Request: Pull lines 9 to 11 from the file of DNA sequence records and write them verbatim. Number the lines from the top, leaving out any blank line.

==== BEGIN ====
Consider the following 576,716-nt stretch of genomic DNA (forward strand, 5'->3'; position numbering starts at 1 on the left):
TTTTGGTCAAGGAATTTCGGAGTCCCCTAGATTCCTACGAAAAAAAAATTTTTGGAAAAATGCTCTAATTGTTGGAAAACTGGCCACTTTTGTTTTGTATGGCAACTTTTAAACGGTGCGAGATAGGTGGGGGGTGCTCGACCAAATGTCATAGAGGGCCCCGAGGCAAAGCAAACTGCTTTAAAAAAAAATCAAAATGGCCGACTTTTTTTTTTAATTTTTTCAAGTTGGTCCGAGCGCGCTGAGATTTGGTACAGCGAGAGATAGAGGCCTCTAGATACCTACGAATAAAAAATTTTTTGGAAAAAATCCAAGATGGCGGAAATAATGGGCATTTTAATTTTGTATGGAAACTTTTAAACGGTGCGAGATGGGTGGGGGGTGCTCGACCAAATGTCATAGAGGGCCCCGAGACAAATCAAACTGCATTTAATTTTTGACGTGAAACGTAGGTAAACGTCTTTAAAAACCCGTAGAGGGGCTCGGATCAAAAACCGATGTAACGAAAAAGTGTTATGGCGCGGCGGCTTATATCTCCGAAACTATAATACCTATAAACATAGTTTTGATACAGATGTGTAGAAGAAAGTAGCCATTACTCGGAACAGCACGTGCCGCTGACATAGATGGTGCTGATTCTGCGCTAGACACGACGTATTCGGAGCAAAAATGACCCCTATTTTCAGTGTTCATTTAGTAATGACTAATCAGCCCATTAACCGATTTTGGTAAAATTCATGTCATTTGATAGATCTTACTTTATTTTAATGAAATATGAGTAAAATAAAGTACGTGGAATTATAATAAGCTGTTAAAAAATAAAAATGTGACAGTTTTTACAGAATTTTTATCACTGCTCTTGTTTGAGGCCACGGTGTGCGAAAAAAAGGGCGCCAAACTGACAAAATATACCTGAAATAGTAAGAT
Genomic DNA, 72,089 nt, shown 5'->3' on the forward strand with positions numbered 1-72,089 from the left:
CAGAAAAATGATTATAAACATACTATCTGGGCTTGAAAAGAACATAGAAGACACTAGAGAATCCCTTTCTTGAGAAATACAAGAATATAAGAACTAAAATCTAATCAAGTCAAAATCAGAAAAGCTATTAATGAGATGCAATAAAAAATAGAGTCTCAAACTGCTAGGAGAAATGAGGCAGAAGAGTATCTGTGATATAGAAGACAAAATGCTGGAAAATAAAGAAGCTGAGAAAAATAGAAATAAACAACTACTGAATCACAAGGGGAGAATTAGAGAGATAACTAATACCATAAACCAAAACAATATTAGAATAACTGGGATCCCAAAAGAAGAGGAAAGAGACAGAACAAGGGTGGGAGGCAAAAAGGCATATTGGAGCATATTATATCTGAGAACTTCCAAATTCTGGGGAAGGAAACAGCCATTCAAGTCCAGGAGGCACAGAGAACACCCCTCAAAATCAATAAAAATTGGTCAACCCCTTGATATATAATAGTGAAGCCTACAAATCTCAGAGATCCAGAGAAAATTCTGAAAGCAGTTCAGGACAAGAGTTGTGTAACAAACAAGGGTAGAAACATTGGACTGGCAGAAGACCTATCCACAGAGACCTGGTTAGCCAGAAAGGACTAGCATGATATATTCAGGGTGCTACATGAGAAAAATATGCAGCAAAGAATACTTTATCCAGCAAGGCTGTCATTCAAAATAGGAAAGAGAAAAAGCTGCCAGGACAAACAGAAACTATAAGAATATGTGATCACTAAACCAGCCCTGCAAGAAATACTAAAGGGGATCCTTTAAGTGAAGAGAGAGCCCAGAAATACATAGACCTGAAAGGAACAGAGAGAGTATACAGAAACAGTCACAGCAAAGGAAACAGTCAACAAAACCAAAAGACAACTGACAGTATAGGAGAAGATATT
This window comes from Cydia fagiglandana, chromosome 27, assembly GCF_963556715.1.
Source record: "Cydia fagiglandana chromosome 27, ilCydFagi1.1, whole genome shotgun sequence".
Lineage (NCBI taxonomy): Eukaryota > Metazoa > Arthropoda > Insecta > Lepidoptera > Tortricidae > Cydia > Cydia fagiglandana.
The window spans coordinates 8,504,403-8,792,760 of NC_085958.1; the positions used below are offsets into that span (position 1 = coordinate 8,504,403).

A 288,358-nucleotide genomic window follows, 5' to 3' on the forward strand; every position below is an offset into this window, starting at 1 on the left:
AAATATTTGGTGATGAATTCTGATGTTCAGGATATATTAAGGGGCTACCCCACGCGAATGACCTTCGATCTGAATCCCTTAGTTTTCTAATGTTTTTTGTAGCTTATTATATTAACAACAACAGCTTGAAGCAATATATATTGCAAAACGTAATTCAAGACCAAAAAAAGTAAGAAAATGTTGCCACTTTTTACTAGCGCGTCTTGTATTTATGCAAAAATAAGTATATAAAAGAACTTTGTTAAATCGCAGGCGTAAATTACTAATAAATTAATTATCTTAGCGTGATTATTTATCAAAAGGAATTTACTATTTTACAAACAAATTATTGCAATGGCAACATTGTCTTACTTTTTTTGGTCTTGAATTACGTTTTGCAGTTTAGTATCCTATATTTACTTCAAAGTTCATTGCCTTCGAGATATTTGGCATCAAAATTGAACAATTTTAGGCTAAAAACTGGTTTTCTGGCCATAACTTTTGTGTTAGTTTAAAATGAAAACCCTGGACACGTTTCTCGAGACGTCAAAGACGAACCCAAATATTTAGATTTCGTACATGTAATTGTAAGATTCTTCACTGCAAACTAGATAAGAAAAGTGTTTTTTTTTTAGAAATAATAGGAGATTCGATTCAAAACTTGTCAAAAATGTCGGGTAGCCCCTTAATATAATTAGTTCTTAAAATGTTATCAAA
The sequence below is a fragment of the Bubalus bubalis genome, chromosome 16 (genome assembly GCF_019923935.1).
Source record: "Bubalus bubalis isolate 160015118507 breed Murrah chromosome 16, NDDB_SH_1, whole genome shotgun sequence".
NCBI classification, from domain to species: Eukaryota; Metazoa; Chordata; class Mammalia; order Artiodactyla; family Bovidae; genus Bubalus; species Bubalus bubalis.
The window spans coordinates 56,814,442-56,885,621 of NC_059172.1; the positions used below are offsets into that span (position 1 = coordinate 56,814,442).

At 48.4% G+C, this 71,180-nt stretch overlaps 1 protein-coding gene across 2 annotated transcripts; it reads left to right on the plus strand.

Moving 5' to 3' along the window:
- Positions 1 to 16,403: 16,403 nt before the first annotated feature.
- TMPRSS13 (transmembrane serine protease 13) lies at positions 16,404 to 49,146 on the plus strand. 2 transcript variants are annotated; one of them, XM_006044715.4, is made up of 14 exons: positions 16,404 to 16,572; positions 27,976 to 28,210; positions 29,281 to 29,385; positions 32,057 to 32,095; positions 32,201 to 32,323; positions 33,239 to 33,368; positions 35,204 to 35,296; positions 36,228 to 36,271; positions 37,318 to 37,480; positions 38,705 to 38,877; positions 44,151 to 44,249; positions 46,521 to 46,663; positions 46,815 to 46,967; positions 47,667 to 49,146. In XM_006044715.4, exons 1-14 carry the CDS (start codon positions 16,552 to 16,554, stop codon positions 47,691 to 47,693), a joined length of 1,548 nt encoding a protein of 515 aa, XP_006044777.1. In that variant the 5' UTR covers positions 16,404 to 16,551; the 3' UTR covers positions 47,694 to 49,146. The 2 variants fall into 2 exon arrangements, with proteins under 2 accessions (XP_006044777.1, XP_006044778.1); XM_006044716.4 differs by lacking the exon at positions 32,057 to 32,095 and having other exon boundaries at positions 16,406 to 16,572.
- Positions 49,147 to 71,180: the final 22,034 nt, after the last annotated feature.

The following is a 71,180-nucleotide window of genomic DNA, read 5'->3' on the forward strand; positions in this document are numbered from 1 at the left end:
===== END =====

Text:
A 288,358-nucleotide genomic window follows, 5' to 3' on the forward strand; every position below is an offset into this window, starting at 1 on the left:
AAATATTTGGTGATGAATTCTGATGTTCAGGATATATTAAGGGGCTACCCCACGCGAATGACCTTCGATCTGAATCCCTTAGTTTTCTAATGTTTTTTGTAGCTTATTATATTAACAACAACAGCTTGAAGCAATATATATTGCAAAACGTAATTCAAGACCAAAAAAAGTAAGAAAATGTTGCCACTTTTTACTAGCGCGTCTTGTATTTATGCAAAAATAAGTATATAAAAGAACTTTGTTAAATCGCAGGCGTAAATTACTAATAAATTAATTATCTTAGCGTGATTATTTATCAAAAGGAATTTACTATTTTACAAACAAATTATTGCAATGGCAACATTGTCTTACTTTTTTTGGTCTTGAATTACGTTTTGCAGTTTAGTATCCTATATTTACTTCAAAGTTCATTGCCTTCGAGATATTTGGCATCAAAATTGAACAATTTTAGGCTAAAAACTGGTTTTCTGGCCATAACTTTTGTGTTAGTTTAAAATGAAAACCCTGGACACGTTTCTCGAGACGTCAAAGACGAACCCAAATATTTAGATTTCGTACATGTAATTGTAAGATTCTTCACTGCAAACTAGATAAGAAAAGTGTTTTTTTTTTAGAAATAATAGGAGATTCGATTCAAAACTTGTCAAAAATGTCGGGTAGCCCCTTAATATAATTAGTTCTTAAAATGTTATCAAA
The sequence below is a fragment of the Bubalus bubalis genome, chromosome 16 (genome assembly GCF_019923935.1).